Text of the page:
Crookes’ Radiometer


RadiometerWhen lit by the sun, the radiometer vanes spin with the white side leading and the dark side trailing.



Principles Illustrated

When placed in sunlight, the vanes spin with the white side leading and the dark side trailing.

There are no simple explanations of this behaviour and the matter is contentious. The physics of toys is not always simple.

One explanation has photons reflecting off the white side exerting a greater recoil force on the vane than photons being absorbed on the other, dark, side. So the vanes would spin with the white side trailing – which they don’t – so that’s wrong. Reflected and absorbed photons do exert a radiation pressure, eg, comet tails, but it is small. A Crookes’ radiometer does not have a high enough vacuum or a sufficiently sensitive vane system to respond to the difference in radiation pressure. A device that does respond to photon pressure is the Nichols radiometer.

Another common explanation says that the dark side, having absorbed more of the sun’s infrared radiation, is warmer than the white side. Molecules of the residual, low-pressure air in the radiometer therefore bounce off the dark side more vigorously, causing the vanes to spin dark side trailing. The spin sense is right, but problems remain.

Warming of the layer of air next to the dark side increases its pressure slightly. It expands with reducing density until the pressures equalise. So although the molecular rebounds are more forceful, they are less frequent. The pressure difference across the vanes disappears and the rotation should eventually stop.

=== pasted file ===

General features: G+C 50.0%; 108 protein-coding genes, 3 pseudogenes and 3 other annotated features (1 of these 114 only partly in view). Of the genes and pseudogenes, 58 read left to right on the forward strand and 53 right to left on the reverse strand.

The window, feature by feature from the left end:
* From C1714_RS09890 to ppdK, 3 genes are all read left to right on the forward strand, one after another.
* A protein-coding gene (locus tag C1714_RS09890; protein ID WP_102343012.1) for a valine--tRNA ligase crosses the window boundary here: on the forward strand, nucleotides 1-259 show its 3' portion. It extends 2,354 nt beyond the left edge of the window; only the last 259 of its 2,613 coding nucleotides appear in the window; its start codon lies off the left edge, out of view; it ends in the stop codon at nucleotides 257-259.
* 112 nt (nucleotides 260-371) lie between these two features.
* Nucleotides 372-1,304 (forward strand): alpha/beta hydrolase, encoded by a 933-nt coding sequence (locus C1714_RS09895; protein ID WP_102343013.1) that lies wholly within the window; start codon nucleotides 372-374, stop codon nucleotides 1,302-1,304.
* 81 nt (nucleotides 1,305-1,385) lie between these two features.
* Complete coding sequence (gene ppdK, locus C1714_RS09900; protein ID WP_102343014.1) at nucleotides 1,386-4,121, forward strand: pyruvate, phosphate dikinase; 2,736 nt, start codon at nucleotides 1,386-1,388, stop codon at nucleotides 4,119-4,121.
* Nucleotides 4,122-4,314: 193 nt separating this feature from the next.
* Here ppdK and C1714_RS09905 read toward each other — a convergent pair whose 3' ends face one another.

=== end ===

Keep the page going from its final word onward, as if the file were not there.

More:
However, in a 1924 paper, Einstein pointed to an edge effect. Near the edges of the vane, the expansion of the warmer gas is obliquely, rather than directly, away from it, so the pressure difference persists on a narrow strip around the edge. The width of the strip is about the average distance between molecular collisions, the mean free path, which, for a radiometer bulb pressure of typically 15 Pa, is about 0.5 mm.

Some other questions:

The heat of your hand will spin the vanes – for a while. Why does it stop when it will spin continuously in sunlight?

What happens when you put the radiometer in the freezer? Does it spin and, if so, which way?

An excellent reference:
The radiometer and how it does not work.
Arthur E Woodruff, The Physics Teacher 6, 358-363 (1968)

NCEA & Science Curriculum

SCI 1.4, PHYS 1.5


Put the radiometer in sunlight or near a bright light bulb and watch it spin.


Individual teachers are responsible for safety in their own classes. Even familiar demonstrations should be practised and safety-checked by individual teachers before they are used in a classroom.


Photon pressure is small, but steady as long as light falls on the surface. The use of solar sails to propel spacecraft has been used on a small scale.

See and among others.

Teaching Resources

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This teaching resource was developed with support from

The MacDiarmid Institute
Faculty of Science, Victoria University of Wellington
School of Chemical and Physical Sciences, Victoria University of Wellington


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